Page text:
[26] __________ “Chief Parker Hits Brutality Stories: Unsubstantiated Complaints” Los Angeles Times. Feb 28, 1952, pg. 7

[27] __________ “Parker Hits at Charge of Brutality: Prisoner’s Claim Unfounded, Says Chief of Police” Los Angeles Times Jun 24, 1952; pg. 2

[28] __________ “$125,000 Suit Accuses Police of Brutality” Los Angeles Times Jan 28, 1958; pg. 5

[29] __________ “Judge Urges Jury Inquiry on Brutality” Los Angeles Times Mar 13, 1952, pg. 1

[30] __________ “Judge Urges Jury Inquiry on Brutality” Los Angeles Times Mar 13, 1952, pg. 1

[31] __________ “36 L.A. Policemen to Face Discipline for Brutality” Los Angeles Times, Jun 17, 1952; pg. 1

[32] __________ “Police Board Member Flays Parker, Quits” Los Angeles Times Jun 19, 1959, pg. 1

[33] __________ “Chief Parker Hits Brutality Stories: Unsubstantiated Complaints” Los Angeles Times. Feb 28, 1952, pg. 7

[34] Fogelson, Robert. “Big City Police: An Urban Institute Study” Harvard University Press 1977. Boston, MA; Buntin, John. “L.A. Noir: The Struggle for the Soul of America’s Most Seductive City” Three Rivers Press 2009, New York; Shaw, David. “Chief Parker Molded LAPD Image–Then Came the ’60s” Los Angeles Times May 25, 1992

[35] Mrs. Luther Liebenow. Letter to Mayor Yorty, August 16, 1966; Calvin E. Orr. Letter to Mayor Yorty. July 17, 1965. Los Angeles City Archives and Records Center. Box CC-01-1989, A-1989

[36] Kennard, Gail. “Op-Ed Parker Center isn’t lovable, but it should be preserved” Los Angeles Times 12/25/2016 http://www.latimes.com/opinion/op-ed/la-oe-kennard-preserve-parker-center-20161225-story.html

[37] __________ “LA City Council Dooms Historically Fraught Parker Center” The Hollywood Patch. March 24, 2017 https://patch.com/california/hollywood/la-city-council-dooms-historically-fraught-parker-center; __________ “Huizar Weighs in on Parker Center, Little Tokyo” The Rafu Shimpo February 10, 2017 http://www.rafu.com/2017/02/huizar-weighs-in-on-parker-center/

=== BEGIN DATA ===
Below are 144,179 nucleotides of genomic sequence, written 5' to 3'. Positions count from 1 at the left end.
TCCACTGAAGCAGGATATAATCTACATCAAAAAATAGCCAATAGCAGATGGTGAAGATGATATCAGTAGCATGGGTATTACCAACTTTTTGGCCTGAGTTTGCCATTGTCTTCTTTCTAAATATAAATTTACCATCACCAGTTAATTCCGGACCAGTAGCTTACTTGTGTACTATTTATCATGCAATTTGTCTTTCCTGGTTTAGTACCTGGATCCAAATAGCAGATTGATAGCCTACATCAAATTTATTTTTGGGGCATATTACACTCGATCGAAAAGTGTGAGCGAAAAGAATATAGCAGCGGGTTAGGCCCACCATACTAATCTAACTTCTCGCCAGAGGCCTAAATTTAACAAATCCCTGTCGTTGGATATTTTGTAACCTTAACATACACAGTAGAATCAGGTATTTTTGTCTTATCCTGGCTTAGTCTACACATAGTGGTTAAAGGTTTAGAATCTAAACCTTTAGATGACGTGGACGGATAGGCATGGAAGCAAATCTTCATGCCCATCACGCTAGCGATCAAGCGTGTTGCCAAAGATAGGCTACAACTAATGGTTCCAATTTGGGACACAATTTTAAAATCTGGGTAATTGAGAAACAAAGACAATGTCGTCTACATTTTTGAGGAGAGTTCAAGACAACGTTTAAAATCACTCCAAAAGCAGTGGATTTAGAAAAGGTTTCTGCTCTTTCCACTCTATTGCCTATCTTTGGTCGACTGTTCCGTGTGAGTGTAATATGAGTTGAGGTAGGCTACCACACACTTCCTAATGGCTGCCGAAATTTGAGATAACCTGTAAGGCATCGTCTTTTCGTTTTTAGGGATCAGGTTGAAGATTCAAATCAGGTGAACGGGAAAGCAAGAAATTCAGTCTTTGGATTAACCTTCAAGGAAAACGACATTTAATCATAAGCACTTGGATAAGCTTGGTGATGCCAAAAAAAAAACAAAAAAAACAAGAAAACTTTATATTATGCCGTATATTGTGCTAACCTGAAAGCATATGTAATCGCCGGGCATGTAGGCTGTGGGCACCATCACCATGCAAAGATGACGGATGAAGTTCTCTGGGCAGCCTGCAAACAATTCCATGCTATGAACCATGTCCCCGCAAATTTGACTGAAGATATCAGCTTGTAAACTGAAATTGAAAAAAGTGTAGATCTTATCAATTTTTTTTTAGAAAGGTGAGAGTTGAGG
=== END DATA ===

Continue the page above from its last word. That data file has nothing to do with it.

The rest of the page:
[38] Kennard, Gail. “Op-Ed Parker Center isn’t lovable, but it should be preserved” Los Angeles Times 12/25/2016 http://www.latimes.com/opinion/op-ed/la-oe-kennard-preserve-parker-center-20161225-story.html

Policing Chinatown: Chinese and Chinese American Adaptation in Progressive Era America

By Matthew J. Guariglia

During the nineteenth century, until the passage of the 1882 Chinese Exclusion Act, it is estimated that Chinese immigrants made their way to the United States by the hundreds of thousands. In 1900, 18 years after the massive restrictions led to a major decline of the U.S. Chinese population, there were around 7,000 Chinese or Chinese-descended residents of Manhattan’s Chinatown. In San Francisco’s Chinatown, which had a population of as high as 25,000 in 1890, the 1900 population now teetered at around 14,000. The decline of Chinese population, however, did not reflect in mounting municipal concerns over the threat of crime and contagion that Chinatowns posed to the sprawling cities around them. During the turn of the century, community desires to curb crime and retain the protections of the police was often complicated by the frequent brutality inflicted by police. Despite the fact that becoming more legible to the state often means becoming more susceptible to coercive mechanisms of power, collaboration between “native” police and majority-white police departments may have seemed to some upwardly and racially-mobile immigrants like an efficient way to provide police protection to a neighborhood without as much overt physical violence, though archives accessible now are filled with evidence to the contrary.